Wednesday, May 30, 2012

Simple Bliss

If you’re lucky you have something in your life that makes you giddy, maybe even silly with happy. For me, it’s coming home with an armload of free books to find even more books waiting for me. Hang on, it gets better… these are NOT library books. They are all mine for ever and ever. Yes, I need to read them and yes, I need to write about them in a way that readers, authors and publicists think is valuable but for this afternoon all I need to do is stack them, unstack them, rearrange them, glance through them (it’s like dating, people, you don’t want to rush things, that would be gross), put them in the locations where I’ll want to read them (bedside, couch, coffeetable), pick them up some more and smell them and oh yes, take pictures of them to share with you. I even leave the room then come back in to feel that initial thrill all over again. Goofy, right?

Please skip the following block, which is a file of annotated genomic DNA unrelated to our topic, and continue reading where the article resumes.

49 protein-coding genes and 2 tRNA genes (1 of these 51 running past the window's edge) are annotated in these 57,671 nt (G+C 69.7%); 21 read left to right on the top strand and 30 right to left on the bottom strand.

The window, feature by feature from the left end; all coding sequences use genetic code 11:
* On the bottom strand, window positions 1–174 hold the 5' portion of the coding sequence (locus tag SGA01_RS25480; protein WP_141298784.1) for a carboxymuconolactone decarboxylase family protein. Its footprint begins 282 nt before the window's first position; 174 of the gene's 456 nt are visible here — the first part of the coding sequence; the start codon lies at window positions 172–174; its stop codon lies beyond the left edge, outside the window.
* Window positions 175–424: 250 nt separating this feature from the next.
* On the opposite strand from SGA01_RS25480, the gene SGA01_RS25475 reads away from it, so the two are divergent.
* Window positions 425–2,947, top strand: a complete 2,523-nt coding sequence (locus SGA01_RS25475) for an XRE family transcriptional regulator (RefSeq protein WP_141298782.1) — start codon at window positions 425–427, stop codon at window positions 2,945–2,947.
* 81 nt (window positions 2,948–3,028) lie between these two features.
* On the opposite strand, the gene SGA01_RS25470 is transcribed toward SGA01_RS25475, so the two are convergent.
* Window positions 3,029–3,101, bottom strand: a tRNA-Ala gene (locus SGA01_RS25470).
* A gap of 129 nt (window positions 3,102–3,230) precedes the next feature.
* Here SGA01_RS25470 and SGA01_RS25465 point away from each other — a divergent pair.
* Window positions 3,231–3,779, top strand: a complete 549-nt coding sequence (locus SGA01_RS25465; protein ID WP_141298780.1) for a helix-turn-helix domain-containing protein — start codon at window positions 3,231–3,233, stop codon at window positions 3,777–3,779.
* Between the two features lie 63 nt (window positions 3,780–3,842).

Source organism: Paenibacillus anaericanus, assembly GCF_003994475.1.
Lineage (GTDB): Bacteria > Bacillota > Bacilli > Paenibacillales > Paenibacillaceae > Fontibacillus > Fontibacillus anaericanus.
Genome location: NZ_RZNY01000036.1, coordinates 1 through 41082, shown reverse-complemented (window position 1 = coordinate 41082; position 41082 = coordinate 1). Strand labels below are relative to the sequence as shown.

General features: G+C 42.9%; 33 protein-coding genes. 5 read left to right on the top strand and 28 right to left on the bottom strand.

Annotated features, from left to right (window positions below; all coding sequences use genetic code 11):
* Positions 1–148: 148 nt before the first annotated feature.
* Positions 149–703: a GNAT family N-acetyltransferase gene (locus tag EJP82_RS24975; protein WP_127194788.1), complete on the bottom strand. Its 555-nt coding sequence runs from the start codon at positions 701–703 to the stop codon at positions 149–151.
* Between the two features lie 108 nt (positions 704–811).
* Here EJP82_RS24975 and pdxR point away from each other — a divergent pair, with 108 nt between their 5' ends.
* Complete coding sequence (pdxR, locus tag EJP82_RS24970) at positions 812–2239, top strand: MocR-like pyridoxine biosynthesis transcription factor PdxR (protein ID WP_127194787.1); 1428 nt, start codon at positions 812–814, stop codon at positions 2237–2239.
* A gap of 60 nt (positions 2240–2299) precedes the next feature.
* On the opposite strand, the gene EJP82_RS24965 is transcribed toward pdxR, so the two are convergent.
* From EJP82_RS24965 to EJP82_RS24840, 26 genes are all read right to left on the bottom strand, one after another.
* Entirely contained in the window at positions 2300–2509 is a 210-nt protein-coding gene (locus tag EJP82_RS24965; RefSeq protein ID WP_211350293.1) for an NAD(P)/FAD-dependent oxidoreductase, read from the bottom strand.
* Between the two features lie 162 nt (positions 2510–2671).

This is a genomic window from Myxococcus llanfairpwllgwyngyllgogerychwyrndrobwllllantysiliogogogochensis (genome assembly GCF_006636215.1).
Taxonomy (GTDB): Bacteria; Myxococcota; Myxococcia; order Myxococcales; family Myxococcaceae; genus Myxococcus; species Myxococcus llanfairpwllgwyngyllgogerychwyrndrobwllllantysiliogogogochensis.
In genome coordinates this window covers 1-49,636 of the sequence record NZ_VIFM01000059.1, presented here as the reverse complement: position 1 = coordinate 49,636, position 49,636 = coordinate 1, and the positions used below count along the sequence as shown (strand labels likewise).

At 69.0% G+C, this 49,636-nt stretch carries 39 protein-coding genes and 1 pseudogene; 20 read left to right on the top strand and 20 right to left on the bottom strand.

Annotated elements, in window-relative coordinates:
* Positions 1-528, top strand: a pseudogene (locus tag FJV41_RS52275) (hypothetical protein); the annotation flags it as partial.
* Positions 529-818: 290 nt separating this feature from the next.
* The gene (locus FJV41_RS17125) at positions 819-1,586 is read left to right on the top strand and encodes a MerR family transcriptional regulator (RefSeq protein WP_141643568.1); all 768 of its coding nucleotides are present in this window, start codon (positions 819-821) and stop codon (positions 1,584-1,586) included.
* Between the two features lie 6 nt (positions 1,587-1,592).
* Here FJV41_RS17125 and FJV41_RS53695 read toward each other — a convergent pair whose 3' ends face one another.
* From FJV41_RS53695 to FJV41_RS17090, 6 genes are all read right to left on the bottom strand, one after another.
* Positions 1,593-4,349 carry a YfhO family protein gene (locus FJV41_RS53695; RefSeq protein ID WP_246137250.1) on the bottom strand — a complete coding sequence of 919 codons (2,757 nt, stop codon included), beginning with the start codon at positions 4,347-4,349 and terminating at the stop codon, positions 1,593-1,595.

I'm pretty sure Kate Moss doesn't get this much attention when being prepped for a Vogue cover. 


Now I'm just showing off. If any of these titles look interesting to you my reviews will appear at Portland Book Review within the next month.



The only part of all this that makes me really sad? You can’t earn money for loving books and writing about them. But you can for crashing the economy. Lots of it.

But forget that for now. Is there a person, place, thing, anything that can make reality disappear and replace it with rainbows and glitter- even if only for a minute or two? Share!

Monday, May 28, 2012

Books I Love: The Submission



An anonymous competition to design the 9/11 memorial in NYC. A panel of 13 judges including the widow of a man who died in one of the towers. A winner who turns out to be a Muslim. With these straightforward facts begins a book that is anything but straightforward: Amy Waldman's debut novel, The Submission.

Even at first glance it's clear that the opportunity for drama is all over this plot but without the right touch it could easily become a treatise for one side or the other or a simplistic piece of fluff. Waldman avoids both these perils and produces a book of such depth and complexity I read it twice. While there are the key players it is the supporting cast that enhances and enriches the plot- even when the characters are of a type to make you grind your teeth. The emotions such characters engender keeps the story taut from beginning to end.